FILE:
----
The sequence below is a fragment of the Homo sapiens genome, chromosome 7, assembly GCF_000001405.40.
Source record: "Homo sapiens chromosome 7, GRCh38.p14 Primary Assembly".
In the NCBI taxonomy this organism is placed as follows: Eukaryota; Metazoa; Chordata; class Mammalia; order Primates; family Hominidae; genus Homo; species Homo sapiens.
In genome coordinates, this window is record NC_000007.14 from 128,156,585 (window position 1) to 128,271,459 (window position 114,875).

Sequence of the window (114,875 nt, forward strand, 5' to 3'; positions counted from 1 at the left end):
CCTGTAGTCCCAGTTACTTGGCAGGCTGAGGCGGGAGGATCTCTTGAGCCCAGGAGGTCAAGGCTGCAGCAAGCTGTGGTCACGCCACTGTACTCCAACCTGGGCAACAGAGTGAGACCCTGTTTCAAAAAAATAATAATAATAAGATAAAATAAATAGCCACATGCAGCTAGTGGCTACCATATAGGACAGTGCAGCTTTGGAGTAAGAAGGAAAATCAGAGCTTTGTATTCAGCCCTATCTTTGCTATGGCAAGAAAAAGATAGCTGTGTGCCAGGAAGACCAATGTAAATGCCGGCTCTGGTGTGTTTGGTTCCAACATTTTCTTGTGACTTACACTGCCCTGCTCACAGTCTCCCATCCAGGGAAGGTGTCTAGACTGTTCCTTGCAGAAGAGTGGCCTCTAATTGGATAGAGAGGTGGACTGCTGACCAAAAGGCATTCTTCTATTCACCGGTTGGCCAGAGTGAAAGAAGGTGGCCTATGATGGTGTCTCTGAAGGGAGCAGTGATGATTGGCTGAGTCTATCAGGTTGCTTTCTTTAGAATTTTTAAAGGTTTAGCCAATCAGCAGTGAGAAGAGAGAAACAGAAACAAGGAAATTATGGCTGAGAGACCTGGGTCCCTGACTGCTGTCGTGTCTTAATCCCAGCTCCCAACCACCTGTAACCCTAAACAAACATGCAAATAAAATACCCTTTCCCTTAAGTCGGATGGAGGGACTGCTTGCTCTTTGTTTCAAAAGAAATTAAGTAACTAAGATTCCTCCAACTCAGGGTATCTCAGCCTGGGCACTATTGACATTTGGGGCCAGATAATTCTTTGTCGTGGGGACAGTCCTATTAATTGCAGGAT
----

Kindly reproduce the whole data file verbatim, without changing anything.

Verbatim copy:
The sequence below is a fragment of the Homo sapiens genome, chromosome 7, assembly GCF_000001405.40.
Source record: "Homo sapiens chromosome 7, GRCh38.p14 Primary Assembly".
In the NCBI taxonomy this organism is placed as follows: Eukaryota; Metazoa; Chordata; class Mammalia; order Primates; family Hominidae; genus Homo; species Homo sapiens.
In genome coordinates, this window is record NC_000007.14 from 128,156,585 (window position 1) to 128,271,459 (window position 114,875).

Sequence of the window (114,875 nt, forward strand, 5' to 3'; positions counted from 1 at the left end):
CCTGTAGTCCCAGTTACTTGGCAGGCTGAGGCGGGAGGATCTCTTGAGCCCAGGAGGTCAAGGCTGCAGCAAGCTGTGGTCACGCCACTGTACTCCAACCTGGGCAACAGAGTGAGACCCTGTTTCAAAAAAATAATAATAATAAGATAAAATAAATAGCCACATGCAGCTAGTGGCTACCATATAGGACAGTGCAGCTTTGGAGTAAGAAGGAAAATCAGAGCTTTGTATTCAGCCCTATCTTTGCTATGGCAAGAAAAAGATAGCTGTGTGCCAGGAAGACCAATGTAAATGCCGGCTCTGGTGTGTTTGGTTCCAACATTTTCTTGTGACTTACACTGCCCTGCTCACAGTCTCCCATCCAGGGAAGGTGTCTAGACTGTTCCTTGCAGAAGAGTGGCCTCTAATTGGATAGAGAGGTGGACTGCTGACCAAAAGGCATTCTTCTATTCACCGGTTGGCCAGAGTGAAAGAAGGTGGCCTATGATGGTGTCTCTGAAGGGAGCAGTGATGATTGGCTGAGTCTATCAGGTTGCTTTCTTTAGAATTTTTAAAGGTTTAGCCAATCAGCAGTGAGAAGAGAGAAACAGAAACAAGGAAATTATGGCTGAGAGACCTGGGTCCCTGACTGCTGTCGTGTCTTAATCCCAGCTCCCAACCACCTGTAACCCTAAACAAACATGCAAATAAAATACCCTTTCCCTTAAGTCGGATGGAGGGACTGCTTGCTCTTTGTTTCAAAAGAAATTAAGTAACTAAGATTCCTCCAACTCAGGGTATCTCAGCCTGGGCACTATTGACATTTGGGGCCAGATAATTCTTTGTCGTGGGGACAGTCCTATTAATTGCAGGAT